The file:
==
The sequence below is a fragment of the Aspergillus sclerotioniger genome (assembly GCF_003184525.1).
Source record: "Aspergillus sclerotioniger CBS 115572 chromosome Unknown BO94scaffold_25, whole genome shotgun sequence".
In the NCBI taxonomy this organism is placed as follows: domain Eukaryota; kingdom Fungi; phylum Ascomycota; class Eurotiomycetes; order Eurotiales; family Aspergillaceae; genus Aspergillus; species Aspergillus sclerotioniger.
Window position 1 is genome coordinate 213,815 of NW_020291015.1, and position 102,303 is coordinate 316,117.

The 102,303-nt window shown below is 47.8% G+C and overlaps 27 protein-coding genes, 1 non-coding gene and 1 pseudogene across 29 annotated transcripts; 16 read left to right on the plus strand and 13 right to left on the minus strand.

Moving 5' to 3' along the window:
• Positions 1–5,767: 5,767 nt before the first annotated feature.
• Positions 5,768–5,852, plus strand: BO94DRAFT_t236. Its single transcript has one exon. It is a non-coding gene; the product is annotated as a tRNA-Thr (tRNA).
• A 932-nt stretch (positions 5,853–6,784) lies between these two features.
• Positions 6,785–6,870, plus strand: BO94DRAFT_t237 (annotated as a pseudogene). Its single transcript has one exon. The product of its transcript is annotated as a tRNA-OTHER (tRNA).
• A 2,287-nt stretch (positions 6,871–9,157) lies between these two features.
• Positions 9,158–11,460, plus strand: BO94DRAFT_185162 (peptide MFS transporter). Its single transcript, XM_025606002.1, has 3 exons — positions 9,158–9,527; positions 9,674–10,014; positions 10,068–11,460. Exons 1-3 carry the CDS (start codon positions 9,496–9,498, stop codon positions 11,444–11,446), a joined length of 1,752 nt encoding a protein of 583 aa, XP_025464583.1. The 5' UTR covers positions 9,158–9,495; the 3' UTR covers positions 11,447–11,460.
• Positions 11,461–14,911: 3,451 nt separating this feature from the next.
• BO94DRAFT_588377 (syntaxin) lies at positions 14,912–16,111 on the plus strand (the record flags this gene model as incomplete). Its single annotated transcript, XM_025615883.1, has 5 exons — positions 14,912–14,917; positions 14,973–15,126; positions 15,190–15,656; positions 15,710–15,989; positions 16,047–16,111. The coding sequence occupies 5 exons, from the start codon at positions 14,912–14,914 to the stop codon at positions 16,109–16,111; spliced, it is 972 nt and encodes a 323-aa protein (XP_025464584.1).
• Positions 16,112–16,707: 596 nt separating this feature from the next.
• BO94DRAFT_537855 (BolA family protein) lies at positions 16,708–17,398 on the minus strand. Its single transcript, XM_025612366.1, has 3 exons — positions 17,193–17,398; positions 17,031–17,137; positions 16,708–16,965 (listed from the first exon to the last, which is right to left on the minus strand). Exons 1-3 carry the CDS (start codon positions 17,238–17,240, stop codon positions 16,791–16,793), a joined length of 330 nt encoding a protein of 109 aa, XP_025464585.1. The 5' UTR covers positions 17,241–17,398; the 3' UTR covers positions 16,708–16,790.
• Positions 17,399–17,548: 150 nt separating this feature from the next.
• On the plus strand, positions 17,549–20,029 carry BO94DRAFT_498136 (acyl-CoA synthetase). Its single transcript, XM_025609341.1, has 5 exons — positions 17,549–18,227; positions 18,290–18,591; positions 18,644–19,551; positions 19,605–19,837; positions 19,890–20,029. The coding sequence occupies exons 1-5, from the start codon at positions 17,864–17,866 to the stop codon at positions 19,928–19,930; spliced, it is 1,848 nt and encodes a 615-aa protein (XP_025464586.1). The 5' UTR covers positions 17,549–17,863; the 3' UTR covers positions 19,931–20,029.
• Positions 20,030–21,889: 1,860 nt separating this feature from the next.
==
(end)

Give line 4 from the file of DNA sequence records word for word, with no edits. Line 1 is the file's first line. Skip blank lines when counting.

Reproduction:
Window position 1 is genome coordinate 213,815 of NW_020291015.1, and position 102,303 is coordinate 316,117.